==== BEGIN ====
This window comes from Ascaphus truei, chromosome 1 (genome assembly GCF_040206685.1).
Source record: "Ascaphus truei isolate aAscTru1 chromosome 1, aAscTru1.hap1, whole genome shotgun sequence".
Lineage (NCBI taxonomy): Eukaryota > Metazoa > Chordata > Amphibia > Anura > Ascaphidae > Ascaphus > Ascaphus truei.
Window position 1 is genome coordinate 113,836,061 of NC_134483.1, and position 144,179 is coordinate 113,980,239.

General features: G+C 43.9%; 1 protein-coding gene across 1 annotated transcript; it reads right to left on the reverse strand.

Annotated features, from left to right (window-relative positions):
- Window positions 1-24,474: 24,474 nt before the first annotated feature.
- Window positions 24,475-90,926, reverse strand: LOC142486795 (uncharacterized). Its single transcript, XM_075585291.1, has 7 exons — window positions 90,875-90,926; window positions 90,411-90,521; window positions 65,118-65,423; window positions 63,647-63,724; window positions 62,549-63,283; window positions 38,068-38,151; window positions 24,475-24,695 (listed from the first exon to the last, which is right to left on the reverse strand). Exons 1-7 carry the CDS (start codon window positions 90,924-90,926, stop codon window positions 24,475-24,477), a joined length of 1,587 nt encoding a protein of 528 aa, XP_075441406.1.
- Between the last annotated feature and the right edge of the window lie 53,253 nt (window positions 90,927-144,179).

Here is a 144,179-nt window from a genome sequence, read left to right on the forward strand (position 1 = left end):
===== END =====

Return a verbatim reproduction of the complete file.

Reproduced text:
This window comes from Ascaphus truei, chromosome 1 (genome assembly GCF_040206685.1).
Source record: "Ascaphus truei isolate aAscTru1 chromosome 1, aAscTru1.hap1, whole genome shotgun sequence".
Lineage (NCBI taxonomy): Eukaryota > Metazoa > Chordata > Amphibia > Anura > Ascaphidae > Ascaphus > Ascaphus truei.
Window position 1 is genome coordinate 113,836,061 of NC_134483.1, and position 144,179 is coordinate 113,980,239.

General features: G+C 43.9%; 1 protein-coding gene across 1 annotated transcript; it reads right to left on the reverse strand.

Annotated features, from left to right (window-relative positions):
- Window positions 1-24,474: 24,474 nt before the first annotated feature.
- Window positions 24,475-90,926, reverse strand: LOC142486795 (uncharacterized). Its single transcript, XM_075585291.1, has 7 exons — window positions 90,875-90,926; window positions 90,411-90,521; window positions 65,118-65,423; window positions 63,647-63,724; window positions 62,549-63,283; window positions 38,068-38,151; window positions 24,475-24,695 (listed from the first exon to the last, which is right to left on the reverse strand). Exons 1-7 carry the CDS (start codon window positions 90,924-90,926, stop codon window positions 24,475-24,477), a joined length of 1,587 nt encoding a protein of 528 aa, XP_075441406.1.
- Between the last annotated feature and the right edge of the window lie 53,253 nt (window positions 90,927-144,179).

Here is a 144,179-nt window from a genome sequence, read left to right on the forward strand (position 1 = left end):